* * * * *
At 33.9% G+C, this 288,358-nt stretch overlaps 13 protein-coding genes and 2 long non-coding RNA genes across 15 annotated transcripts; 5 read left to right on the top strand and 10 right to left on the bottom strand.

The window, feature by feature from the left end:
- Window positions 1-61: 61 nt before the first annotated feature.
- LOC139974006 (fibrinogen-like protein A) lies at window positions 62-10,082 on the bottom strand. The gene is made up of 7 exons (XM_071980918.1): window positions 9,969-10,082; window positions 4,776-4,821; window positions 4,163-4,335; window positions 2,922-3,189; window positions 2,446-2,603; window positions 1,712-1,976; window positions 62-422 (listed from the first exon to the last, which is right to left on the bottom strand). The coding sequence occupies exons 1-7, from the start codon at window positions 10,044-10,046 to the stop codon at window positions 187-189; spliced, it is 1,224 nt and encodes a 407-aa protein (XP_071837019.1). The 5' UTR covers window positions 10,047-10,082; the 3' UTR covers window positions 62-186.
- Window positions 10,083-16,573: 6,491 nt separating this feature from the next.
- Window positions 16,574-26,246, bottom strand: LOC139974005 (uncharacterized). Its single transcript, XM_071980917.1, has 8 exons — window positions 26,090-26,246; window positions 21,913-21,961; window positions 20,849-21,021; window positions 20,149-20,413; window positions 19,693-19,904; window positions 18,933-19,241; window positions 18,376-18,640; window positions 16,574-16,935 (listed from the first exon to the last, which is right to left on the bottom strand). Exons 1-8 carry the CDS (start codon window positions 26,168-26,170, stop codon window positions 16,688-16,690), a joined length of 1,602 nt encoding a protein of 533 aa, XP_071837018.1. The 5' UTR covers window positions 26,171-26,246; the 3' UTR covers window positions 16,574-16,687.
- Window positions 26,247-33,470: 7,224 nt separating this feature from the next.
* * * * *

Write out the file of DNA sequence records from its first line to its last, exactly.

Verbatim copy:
At 33.9% G+C, this 288,358-nt stretch overlaps 13 protein-coding genes and 2 long non-coding RNA genes across 15 annotated transcripts; 5 read left to right on the top strand and 10 right to left on the bottom strand.

The window, feature by feature from the left end:
- Window positions 1-61: 61 nt before the first annotated feature.
- LOC139974006 (fibrinogen-like protein A) lies at window positions 62-10,082 on the bottom strand. The gene is made up of 7 exons (XM_071980918.1): window positions 9,969-10,082; window positions 4,776-4,821; window positions 4,163-4,335; window positions 2,922-3,189; window positions 2,446-2,603; window positions 1,712-1,976; window positions 62-422 (listed from the first exon to the last, which is right to left on the bottom strand). The coding sequence occupies exons 1-7, from the start codon at window positions 10,044-10,046 to the stop codon at window positions 187-189; spliced, it is 1,224 nt and encodes a 407-aa protein (XP_071837019.1). The 5' UTR covers window positions 10,047-10,082; the 3' UTR covers window positions 62-186.
- Window positions 10,083-16,573: 6,491 nt separating this feature from the next.
- Window positions 16,574-26,246, bottom strand: LOC139974005 (uncharacterized). Its single transcript, XM_071980917.1, has 8 exons — window positions 26,090-26,246; window positions 21,913-21,961; window positions 20,849-21,021; window positions 20,149-20,413; window positions 19,693-19,904; window positions 18,933-19,241; window positions 18,376-18,640; window positions 16,574-16,935 (listed from the first exon to the last, which is right to left on the bottom strand). Exons 1-8 carry the CDS (start codon window positions 26,168-26,170, stop codon window positions 16,688-16,690), a joined length of 1,602 nt encoding a protein of 533 aa, XP_071837018.1. The 5' UTR covers window positions 26,171-26,246; the 3' UTR covers window positions 16,574-16,687.
- Window positions 26,247-33,470: 7,224 nt separating this feature from the next.